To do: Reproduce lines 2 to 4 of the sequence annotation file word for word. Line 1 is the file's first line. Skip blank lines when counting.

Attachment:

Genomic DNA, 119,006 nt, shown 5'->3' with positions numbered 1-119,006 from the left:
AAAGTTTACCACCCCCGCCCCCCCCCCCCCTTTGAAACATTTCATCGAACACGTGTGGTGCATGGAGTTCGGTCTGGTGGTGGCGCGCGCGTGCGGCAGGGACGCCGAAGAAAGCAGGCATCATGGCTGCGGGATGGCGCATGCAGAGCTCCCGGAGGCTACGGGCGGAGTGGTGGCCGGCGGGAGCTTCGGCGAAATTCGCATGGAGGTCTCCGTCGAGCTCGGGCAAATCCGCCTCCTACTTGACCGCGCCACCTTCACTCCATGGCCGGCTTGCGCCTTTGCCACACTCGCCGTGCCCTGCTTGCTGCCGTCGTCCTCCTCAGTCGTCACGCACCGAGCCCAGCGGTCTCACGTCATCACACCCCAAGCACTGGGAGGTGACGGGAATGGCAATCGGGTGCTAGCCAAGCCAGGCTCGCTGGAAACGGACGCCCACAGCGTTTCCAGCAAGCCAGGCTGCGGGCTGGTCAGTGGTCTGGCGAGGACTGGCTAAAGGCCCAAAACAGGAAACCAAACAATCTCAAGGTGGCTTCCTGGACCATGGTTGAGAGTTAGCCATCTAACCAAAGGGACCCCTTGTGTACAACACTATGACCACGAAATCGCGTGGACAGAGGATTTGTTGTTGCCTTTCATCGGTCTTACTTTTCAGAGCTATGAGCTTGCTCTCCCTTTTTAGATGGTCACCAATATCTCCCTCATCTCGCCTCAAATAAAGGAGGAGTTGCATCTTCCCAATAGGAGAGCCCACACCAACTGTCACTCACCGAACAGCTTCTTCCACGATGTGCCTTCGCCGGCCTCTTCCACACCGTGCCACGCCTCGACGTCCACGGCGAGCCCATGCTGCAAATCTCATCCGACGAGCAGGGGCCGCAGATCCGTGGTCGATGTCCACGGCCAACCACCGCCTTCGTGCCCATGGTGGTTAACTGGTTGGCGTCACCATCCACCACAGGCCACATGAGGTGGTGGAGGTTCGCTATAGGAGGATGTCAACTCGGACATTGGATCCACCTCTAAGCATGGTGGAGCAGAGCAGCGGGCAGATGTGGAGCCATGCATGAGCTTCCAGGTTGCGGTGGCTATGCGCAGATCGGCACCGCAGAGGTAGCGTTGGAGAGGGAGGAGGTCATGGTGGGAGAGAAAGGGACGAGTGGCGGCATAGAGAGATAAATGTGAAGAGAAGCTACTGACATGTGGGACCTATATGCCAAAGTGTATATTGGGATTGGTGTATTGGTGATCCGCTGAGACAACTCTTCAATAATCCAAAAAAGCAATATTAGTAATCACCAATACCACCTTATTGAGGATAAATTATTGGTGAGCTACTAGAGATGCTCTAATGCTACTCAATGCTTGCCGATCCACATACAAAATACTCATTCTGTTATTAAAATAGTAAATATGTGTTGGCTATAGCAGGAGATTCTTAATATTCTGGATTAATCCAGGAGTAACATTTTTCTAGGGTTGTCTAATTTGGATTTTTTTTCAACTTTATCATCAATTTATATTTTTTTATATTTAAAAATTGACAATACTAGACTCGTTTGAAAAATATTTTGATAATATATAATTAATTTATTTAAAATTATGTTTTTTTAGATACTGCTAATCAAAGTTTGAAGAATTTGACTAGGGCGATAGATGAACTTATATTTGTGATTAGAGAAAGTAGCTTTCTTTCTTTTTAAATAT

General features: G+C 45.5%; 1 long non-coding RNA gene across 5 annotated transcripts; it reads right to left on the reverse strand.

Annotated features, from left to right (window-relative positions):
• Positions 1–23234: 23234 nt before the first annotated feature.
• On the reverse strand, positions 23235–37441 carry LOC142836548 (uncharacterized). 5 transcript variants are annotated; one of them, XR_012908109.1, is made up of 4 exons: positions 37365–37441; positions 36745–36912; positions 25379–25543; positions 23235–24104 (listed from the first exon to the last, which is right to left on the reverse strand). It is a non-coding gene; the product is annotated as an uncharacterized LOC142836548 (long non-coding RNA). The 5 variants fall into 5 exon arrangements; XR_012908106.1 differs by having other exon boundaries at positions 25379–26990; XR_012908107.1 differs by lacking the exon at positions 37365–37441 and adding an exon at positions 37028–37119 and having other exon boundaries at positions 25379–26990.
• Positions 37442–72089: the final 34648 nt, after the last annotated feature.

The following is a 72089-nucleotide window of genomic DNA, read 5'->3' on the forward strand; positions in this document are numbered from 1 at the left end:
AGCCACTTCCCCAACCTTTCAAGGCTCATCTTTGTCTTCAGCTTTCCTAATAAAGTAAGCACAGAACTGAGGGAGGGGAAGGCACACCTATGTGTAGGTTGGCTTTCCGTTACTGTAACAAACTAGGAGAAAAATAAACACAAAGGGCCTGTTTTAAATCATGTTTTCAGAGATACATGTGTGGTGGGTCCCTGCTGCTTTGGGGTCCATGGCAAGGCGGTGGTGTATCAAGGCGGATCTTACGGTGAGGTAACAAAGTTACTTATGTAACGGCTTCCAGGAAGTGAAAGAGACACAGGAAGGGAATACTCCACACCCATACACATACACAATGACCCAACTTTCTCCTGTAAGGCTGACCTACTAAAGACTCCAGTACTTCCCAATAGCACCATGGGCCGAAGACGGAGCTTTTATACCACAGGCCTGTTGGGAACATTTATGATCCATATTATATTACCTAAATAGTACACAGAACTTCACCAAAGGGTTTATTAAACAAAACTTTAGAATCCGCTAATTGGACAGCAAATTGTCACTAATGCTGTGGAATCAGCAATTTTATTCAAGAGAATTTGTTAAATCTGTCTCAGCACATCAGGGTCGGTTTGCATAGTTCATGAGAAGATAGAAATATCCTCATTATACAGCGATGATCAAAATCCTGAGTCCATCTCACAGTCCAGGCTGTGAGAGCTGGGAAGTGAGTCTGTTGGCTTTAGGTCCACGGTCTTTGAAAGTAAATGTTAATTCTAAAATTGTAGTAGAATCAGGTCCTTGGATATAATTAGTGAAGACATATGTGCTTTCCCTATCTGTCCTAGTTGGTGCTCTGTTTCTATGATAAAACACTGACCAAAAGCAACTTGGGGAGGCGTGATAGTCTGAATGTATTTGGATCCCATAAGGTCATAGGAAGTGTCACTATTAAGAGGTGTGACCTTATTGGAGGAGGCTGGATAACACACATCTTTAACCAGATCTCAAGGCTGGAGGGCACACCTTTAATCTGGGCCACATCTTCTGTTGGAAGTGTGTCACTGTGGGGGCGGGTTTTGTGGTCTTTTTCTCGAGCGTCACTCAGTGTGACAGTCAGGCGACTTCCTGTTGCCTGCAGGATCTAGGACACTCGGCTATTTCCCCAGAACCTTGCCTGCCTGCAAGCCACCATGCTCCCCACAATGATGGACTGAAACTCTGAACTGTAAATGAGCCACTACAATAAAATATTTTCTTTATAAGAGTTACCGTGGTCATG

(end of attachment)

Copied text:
AAAGTTTACCACCCCCGCCCCCCCCCCCCCTTTGAAACATTTCATCGAACACGTGTGGTGCATGGAGTTCGGTCTGGTGGTGGCGCGCGCGTGCGGCAGGGACGCCGAAGAAAGCAGGCATCATGGCTGCGGGATGGCGCATGCAGAGCTCCCGGAGGCTACGGGCGGAGTGGTGGCCGGCGGGAGCTTCGGCGAAATTCGCATGGAGGTCTCCGTCGAGCTCGGGCAAATCCGCCTCCTACTTGACCGCGCCACCTTCACTCCATGGCCGGCTTGCGCCTTTGCCACACTCGCCGTGCCCTGCTTGCTGCCGTCGTCCTCCTCAGTCGTCACGCACCGAGCCCAGCGGTCTCACGTCATCACACCCCAAGCACTGGGAGGTGACGGGAATGGCAATCGGGTGCTAGCCAAGCCAGGCTCGCTGGAAACGGACGCCCACAGCGTTTCCAGCAAGCCAGGCTGCGGGCTGGTCAGTGGTCTGGCGAGGACTGGCTAAAGGCCCAAAACAGGAAACCAAACAATCTCAAGGTGGCTTCCTGGACCATGGTTGAGAGTTAGCCATCTAACCAAAGGGACCCCTTGTGTACAACACTATGACCACGAAATCGCGTGGACAGAGGATTTGTTGTTGCCTTTCATCGGTCTTACTTTTCAGAGCTATGAGCTTGCTCTCCCTTTTTAGATGGTCACCAATATCTCCCTCATCTCGCCTCAAATAAAGGAGGAGTTGCATCTTCCCAATAGGAGAGCCCACACCAACTGTCACTCACCGAACAGCTTCTTCCACGATGTGCCTTCGCCGGCCTCTTCCACACCGTGCCACGCCTCGACGTCCACGGCGAGCCCATGCTGCAAATCTCATCCGACGAGCAGGGGCCGCAGATCCGTGGTCGATGTCCACGGCCAACCACCGCCTTCGTGCCCATGGTGGTTAACTGGTTGGCGTCACCATCCACCACAGGCCACATGAGGTGGTGGAGGTTCGCTATAGGAGGATGTCAACTCGGACATTGGATCCACCTCTAAGCATGGTGGAGCAGAGCAGCGGGCAGATGTGGAGCCATGCATGAGCTTCCAGGTTGCGGTGGCTATGCGCAGATCGGCACCGCAGAGGTAGCGTTGGAGAGGGAGGAGGTCATGGTGGGAGAGAAAGGGACGAGTGGCGGCATAGAGAGATAAATGTGAAGAGAAGCTACTGACATGTGGGACCTATATGCCAAAGTGTATATTGGGATTGGTGTATTGGTGATCCGCTGAGACAACTCTTCAATAATCCAAAAAAGCAATATTAGTAATCACCAATACCACCTTATTGAGGATAAATTATTGGTGAGCTACTAGAGATGCTCTAATGCTACTCAATGCTTGCCGATCCACATACAAAATACTCATTCTGTTATTAAAATAGTAAATATGTGTTGGCTATAGCAGGAGATTCTTAATATTCTGGATTAATCCAGGAGTAACATTTTTCTAGGGTTGTCTAATTTGGATTTTTTTTCAACTTTATCATCAATTTATATTTTTTTATATTTAAAAATTGACAATACTAGACTCGTTTGAAAAATATTTTGATAATATATAATTAATTTATTTAAAATTATGTTTTTTTAGATACTGCTAATCAAAGTTTGAAGAATTTGACTAGGGCGATAGATGAACTTATATTTGTGATTAGAGAAAGTAGCTTTCTTTCTTTTTAAATAT

General features: G+C 45.5%; 1 long non-coding RNA gene across 5 annotated transcripts; it reads right to left on the reverse strand.

Annotated features, from left to right (window-relative positions):